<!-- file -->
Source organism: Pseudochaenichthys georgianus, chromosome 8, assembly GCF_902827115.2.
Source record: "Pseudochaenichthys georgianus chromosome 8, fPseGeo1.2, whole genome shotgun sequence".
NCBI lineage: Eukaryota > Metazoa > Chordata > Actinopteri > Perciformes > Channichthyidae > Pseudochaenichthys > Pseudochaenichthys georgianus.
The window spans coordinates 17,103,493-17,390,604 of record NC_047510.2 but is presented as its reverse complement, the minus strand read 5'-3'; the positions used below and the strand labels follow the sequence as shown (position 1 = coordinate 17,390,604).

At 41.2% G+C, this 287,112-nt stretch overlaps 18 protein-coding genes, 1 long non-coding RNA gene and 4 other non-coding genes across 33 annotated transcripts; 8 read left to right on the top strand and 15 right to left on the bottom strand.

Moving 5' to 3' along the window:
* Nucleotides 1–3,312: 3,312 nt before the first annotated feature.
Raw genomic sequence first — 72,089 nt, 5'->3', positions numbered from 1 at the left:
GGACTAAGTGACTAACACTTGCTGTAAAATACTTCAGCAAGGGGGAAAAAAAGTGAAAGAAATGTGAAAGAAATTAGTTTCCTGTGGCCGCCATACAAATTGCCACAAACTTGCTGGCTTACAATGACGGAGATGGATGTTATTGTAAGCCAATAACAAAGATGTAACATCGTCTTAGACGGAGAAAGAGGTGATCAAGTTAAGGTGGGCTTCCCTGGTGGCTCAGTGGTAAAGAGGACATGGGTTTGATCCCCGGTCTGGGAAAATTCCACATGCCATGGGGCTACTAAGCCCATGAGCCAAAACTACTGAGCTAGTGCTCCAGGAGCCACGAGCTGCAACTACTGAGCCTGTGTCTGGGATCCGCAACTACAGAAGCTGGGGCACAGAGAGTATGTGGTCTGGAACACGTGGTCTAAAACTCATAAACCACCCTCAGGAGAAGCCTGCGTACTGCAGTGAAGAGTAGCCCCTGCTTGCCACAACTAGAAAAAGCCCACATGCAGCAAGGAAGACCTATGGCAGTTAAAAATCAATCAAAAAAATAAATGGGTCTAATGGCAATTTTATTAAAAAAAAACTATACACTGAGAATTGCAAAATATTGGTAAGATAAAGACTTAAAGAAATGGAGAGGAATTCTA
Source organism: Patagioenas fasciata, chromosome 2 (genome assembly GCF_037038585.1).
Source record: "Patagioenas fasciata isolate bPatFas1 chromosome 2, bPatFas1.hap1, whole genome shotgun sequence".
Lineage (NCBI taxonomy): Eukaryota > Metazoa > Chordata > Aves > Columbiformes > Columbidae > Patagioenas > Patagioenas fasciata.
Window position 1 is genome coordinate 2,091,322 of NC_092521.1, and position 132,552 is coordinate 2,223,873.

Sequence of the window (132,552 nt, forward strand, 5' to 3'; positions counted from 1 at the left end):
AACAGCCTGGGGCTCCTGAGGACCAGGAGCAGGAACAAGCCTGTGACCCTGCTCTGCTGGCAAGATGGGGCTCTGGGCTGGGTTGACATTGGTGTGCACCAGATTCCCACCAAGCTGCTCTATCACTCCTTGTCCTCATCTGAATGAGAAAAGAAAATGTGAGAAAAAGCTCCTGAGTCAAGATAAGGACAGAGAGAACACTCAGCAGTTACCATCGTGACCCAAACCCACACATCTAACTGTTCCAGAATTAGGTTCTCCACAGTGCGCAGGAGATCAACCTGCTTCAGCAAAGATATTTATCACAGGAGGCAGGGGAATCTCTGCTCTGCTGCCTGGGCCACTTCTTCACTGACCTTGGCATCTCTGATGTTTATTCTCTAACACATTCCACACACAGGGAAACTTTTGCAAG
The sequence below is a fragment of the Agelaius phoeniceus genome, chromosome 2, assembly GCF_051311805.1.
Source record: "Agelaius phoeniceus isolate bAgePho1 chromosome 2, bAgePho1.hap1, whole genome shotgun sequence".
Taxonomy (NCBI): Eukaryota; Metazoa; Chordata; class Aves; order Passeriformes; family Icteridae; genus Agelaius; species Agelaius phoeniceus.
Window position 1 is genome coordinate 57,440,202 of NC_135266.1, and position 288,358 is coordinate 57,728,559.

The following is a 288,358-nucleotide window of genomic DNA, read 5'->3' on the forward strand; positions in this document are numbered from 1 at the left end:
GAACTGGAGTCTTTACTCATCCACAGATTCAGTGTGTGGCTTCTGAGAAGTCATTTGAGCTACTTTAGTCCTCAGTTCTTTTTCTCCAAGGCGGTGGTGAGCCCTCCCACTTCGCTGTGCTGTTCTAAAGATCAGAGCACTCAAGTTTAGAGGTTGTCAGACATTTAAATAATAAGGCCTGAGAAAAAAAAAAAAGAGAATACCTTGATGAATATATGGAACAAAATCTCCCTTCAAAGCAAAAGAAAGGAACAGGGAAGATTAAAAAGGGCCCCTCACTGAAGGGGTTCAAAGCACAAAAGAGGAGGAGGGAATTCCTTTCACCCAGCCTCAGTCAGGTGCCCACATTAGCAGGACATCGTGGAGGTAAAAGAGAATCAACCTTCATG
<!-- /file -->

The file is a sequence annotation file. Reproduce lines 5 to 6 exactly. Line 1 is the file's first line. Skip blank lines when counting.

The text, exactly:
At 41.2% G+C, this 287,112-nt stretch overlaps 18 protein-coding genes, 1 long non-coding RNA gene and 4 other non-coding genes across 33 annotated transcripts; 8 read left to right on the top strand and 15 right to left on the bottom strand.

Moving 5' to 3' along the window: